Roanoke officials discuss improvements to the city’s northwest, southeast neighborhoods

Roanoke Valley News

ROANOKE, Va. (WFXR) – The City of Roanoke has been awarded $64.5 million from the American Rescue Plan Act. City officials say they have already received half of the money and expect to get the remaining half next year.

To help decide how to spend that money, the city created a community advisory committee composed of about three dozen people from all walks of life and Roanoke communities.

Mayor Sherman Lea and Vice Mayor Trish White-Boyd say they are most proud that the diverse group overwhelmingly decided the millions of dollars should be poured into the city’s northwest and southeast neighborhoods.

“Those are the areas that need it the most. They were the areas that were the hardest. They are the areas that already struggling,” said White-Boyd.

She says the advisory committee divided the proposed projects into three categories: people, places, and governance.

The “people” category will focus on mental health services, substance abuse assistance, gun violence intervention, coronavirus mitigation, and rental and utility assistance.

The “places” category will focus on creating a hub in the northwest side of the city that consists of needed stores, like grocery and drug stores. It also includes creating a business development center on the city’s northwest side in the Gainsboro neighborhood, similar to the one currently located in southwest Roanoke in the Grandin community. The advisory committee also suggested the development of a new recreation center.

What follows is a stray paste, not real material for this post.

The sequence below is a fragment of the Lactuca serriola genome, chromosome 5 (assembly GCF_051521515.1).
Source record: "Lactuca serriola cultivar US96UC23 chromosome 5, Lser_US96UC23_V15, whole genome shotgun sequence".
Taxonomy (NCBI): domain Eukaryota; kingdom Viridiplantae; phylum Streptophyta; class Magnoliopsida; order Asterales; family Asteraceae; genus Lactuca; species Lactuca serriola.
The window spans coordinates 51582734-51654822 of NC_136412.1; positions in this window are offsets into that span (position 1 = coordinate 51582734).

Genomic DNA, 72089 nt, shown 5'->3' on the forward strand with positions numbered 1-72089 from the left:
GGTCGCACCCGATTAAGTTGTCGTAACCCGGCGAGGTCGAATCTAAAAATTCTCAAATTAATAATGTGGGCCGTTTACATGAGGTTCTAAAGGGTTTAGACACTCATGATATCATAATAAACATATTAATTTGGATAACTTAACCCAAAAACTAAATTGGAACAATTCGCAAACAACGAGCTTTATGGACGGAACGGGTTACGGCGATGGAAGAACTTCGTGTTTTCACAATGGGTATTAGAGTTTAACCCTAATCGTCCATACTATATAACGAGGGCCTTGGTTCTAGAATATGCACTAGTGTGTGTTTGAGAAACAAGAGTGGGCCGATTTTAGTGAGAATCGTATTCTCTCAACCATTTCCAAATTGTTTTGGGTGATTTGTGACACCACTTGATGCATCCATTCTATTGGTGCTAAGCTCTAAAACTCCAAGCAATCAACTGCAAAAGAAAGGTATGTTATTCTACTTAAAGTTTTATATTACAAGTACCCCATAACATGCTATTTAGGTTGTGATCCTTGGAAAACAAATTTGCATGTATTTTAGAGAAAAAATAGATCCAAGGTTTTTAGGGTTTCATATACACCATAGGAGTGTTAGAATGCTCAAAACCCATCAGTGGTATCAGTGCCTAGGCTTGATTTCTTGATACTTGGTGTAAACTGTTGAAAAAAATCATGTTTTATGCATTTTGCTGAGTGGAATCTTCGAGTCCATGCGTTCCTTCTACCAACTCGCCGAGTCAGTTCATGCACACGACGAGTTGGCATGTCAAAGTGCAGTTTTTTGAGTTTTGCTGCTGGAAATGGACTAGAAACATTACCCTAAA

“We’re listening to our citizens,” said Lea. “So what you see and what you hear about is what the citizens said ‘this is what we want,’ and to me, that is democracy at its best.”

Residents with whom WFXR News spoke within the city’s northwest side were excited to hear about the possibility of new grocery store in their neighborhood. Since the Save-A-Lot closed about two years ago, they say they are now forced to drive about 10 minutes to get to the nearest grocery store.

“I would like to see a grocery store closer,” said Joseph Randolph. “I would like to see some of the Black people maybe open up some stuff.”

“In my case where I can’t eat a lot of high phosphorus or frozen items, I need fresh items. Things that are overall more healthy for someone who is sickly,” said resident Joseph Jones.

“If you present people with better options and quality then they’ll take it,” Jones added.

City leaders say the millions of dollars from the American Rescue Plane Act will lead to significant improvements.

According to Lea, “It’s going to be challenging, but I think we have an opportunity to make an impact and transform this community to one that we think everybody will be pleased with.”

All of the proposed projects have been sent to the city manager’s office so the staff and work on exact details.

Lea and White-Boyd say they understand some of the proposed projects may not be viable; however, they remain positive. They say they would like to see the projects start as soon as possible.

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